An international consortium of over 45 medical scientists have combined their expertise to study hereditary DNA sequence changes in the most common form of hereditary bowel cancer called Lynch Syndrome.
This has enabled clinicians to determine if such mutations are damaging, and capable of deadly consequences, or whether they are a simple DNA variation of no consequence. But this is a challenge that faces clinicians and scientists across all genetic diseases, as they address the tsunami of DNA variation data that is emerging from high-tech, rapid-throughput sequencers.
The model, published in a paper this week in the internationally renowned journal Nature Genetics
means that it will be easier to offer testing to thousands of families throughout the world who otherwise are left with uncertainty about their genetic risk.
Familial bowel cancer, like common but incidental bowel cancer, can often not be detected until symptoms of the disease appear, and without genetic testing to enable focused and frequent surveillance on these high risk family members, it can have devastating consequences on generations of the same family.
While the study provides definitive interpretation relating to variants previously not well understood for their risk they carry for bowel cancer, the model described in the paper has much wider implications into how best to pick up all types of rare genetic diseases, including other cancers, neurological conditions, and blood diseases.
According to Professor Rolf Sijmons of the Department of Genetics of the University Medical Center Groningen, of those people under 50 years of age diagnosed with bowel cancer who have genetic testing to identify a familial risk, more than 1 out of 10 have Lynch Syndrome due to a damaging mismatch repair gene mutation responsible for the syndrome.
Others may have normal DNA test results and do not have a high familial risk for the disease. However, a significant number of individuals have a range of genetic variants that may or may not indicate that a family is at risk – these families are left in limbo, with clinicians being unable to be certain of their genetic diagnosis or cancer risk.
All this genetic data has been centralized into an international database hosted by InSiGHT, the International Society for Gastrointestinal Hereditary Tumours. To date, 3,500 variants from mostly unrelated families have been considered and assigned a status in the InSiGHT database as to whether they are damaging or not (or despite best efforts, still uncertain) (www.insight-group.org).
Professor Sijmons, who participated in the project, said the InSiGHT group encourages any clinicians worldwide to submit genetic data related to bowel cancer sufferers.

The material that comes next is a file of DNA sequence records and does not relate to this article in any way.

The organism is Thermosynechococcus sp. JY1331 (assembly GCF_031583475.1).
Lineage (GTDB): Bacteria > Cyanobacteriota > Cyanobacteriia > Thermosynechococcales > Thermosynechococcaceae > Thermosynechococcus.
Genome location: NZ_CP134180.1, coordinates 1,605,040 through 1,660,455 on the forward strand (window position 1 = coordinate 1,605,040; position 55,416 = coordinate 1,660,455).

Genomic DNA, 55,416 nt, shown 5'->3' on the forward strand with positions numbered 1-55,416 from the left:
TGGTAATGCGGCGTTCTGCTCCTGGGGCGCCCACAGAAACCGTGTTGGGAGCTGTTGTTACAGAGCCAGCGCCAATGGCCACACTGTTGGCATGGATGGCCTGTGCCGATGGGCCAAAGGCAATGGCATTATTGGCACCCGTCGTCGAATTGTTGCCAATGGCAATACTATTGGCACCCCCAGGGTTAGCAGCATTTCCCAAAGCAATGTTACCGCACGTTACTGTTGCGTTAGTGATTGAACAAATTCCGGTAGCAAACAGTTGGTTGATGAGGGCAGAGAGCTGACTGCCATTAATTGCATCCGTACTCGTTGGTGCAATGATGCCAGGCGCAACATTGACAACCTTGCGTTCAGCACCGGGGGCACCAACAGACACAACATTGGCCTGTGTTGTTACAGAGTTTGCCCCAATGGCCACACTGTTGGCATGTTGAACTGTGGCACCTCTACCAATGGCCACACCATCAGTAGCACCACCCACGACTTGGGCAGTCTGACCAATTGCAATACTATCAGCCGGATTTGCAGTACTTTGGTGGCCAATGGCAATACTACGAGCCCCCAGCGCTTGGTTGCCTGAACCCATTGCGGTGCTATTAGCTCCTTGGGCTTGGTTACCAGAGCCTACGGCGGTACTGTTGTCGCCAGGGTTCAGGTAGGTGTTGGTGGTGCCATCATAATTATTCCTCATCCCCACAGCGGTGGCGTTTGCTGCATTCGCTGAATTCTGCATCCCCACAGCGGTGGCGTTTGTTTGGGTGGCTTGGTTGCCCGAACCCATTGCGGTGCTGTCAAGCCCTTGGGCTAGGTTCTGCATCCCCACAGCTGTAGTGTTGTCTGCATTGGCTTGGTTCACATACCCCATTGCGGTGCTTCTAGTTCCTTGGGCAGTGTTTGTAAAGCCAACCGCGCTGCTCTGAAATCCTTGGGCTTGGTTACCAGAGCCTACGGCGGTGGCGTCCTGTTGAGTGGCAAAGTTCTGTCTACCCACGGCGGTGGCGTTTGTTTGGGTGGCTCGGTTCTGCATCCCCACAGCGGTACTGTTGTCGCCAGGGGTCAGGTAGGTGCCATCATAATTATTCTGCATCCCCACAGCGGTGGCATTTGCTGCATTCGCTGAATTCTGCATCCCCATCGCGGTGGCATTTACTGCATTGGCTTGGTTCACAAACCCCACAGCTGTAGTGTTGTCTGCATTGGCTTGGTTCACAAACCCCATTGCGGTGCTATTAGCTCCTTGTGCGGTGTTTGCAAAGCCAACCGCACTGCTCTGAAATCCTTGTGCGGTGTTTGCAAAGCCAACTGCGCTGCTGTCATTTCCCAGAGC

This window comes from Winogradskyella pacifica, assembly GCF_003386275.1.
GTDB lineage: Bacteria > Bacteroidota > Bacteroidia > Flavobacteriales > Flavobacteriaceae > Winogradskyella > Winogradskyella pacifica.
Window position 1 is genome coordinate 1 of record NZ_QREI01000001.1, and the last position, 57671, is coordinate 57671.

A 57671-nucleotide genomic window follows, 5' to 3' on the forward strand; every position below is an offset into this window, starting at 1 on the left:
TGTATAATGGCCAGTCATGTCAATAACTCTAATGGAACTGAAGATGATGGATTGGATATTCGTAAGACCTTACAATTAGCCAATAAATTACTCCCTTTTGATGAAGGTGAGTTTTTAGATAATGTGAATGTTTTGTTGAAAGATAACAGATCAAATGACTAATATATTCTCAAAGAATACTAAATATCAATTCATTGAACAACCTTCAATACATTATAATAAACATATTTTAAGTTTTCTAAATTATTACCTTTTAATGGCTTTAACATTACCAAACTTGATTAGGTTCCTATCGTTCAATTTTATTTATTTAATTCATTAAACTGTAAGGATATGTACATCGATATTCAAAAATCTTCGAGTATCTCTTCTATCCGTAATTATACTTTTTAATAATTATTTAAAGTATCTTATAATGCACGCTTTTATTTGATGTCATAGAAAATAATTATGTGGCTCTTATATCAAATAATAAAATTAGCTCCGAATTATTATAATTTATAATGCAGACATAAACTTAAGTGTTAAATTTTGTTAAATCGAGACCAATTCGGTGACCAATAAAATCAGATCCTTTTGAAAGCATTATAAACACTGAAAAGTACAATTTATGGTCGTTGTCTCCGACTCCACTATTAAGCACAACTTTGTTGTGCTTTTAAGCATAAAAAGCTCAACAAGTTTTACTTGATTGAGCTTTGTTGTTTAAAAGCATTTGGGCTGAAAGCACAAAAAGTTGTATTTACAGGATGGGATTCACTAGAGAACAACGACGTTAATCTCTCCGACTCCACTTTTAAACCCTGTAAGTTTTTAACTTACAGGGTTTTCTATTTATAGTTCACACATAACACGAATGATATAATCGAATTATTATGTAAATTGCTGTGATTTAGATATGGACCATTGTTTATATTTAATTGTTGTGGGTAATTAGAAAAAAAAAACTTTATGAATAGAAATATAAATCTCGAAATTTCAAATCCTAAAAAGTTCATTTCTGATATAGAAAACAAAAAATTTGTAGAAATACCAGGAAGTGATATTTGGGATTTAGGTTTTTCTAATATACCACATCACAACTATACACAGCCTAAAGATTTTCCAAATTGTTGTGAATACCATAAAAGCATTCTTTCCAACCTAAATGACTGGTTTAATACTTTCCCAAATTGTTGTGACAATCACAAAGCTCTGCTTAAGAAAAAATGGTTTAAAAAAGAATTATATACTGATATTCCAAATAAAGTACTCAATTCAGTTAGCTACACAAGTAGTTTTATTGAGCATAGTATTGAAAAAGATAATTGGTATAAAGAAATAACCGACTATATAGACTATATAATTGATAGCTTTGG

“In the last 18 months, the 45 international experts have conducted regular teleconferences to discuss new information submitted to the database,” he said.
“Each genetic mutation is analyzed by at least two to three members separately and then by the entire committee to determine how it should be classified in the database: as damaging or benign.”
“The model – using the expertise of international clinicians with a particular knowledge of a rare disease – essentially turns indecipherable (sequencing) data into relevant knowledge that can have a real clinical benefit.”
“For example, we may have a family in the Netherlands with only a few members who have a particular genetic mutation and some indication of bowel disease. But we have no idea whether we should test the whole family to predict their cancer risk and help them take preventive measures.”
“However, our colleagues in other countries may have seen the same mutation in much larger families, allowing them to determine that the variant does indeed cause cancer. So, through this collaborative effort, and the InSiGHT process which considers additional information as well, we can be confident of our counseling advice to our Dutch family, and offer them testing for the mutation.”
Professor Sijmons added that this experience would be of enormous benefit to other medical researchers working in the field of genetics of rare diseases.
“This has the potential to not only cut the cost of treating cancers that occur in these family members through early diagnosis, but it also has the capacity to save lives,” Professor Sijmons said.
BA Thompson et al., Nature Genetics, 22 Dec 2013 PubMed
The clinical classification of hereditary sequence variants identified in disease-related genes directly affects clinical management of patients and their relatives. The International Society for Gastrointestinal Hereditary Tumours (InSiGHT) undertook a collaborative effort to develop, test and apply a standardized classification scheme to constitutional variants in the Lynch syndrome-associated genes MLH1, MSH2, MSH6 and PMS2. Unpublished data submission was encouraged to assist in variant classification and was recognized through microattribution. The scheme was refined by multidisciplinary expert committee review of the clinical and functional data available for variants, applied to 2,360 sequence alterations, and disseminated online. Assessment using validated criteria altered classifications for 66% of 12,006 database entries. Clinical recommendations based on transparent evaluation are now possible for 1,370 variants that were not obviously protein truncating from nomenclature. This large-scale endeavor will facilitate the consistent management of families suspected to have Lynch syndrome and demonstrates the value of multidisciplinary collaboration in the curation and classification of variants in public locus-specific databases.
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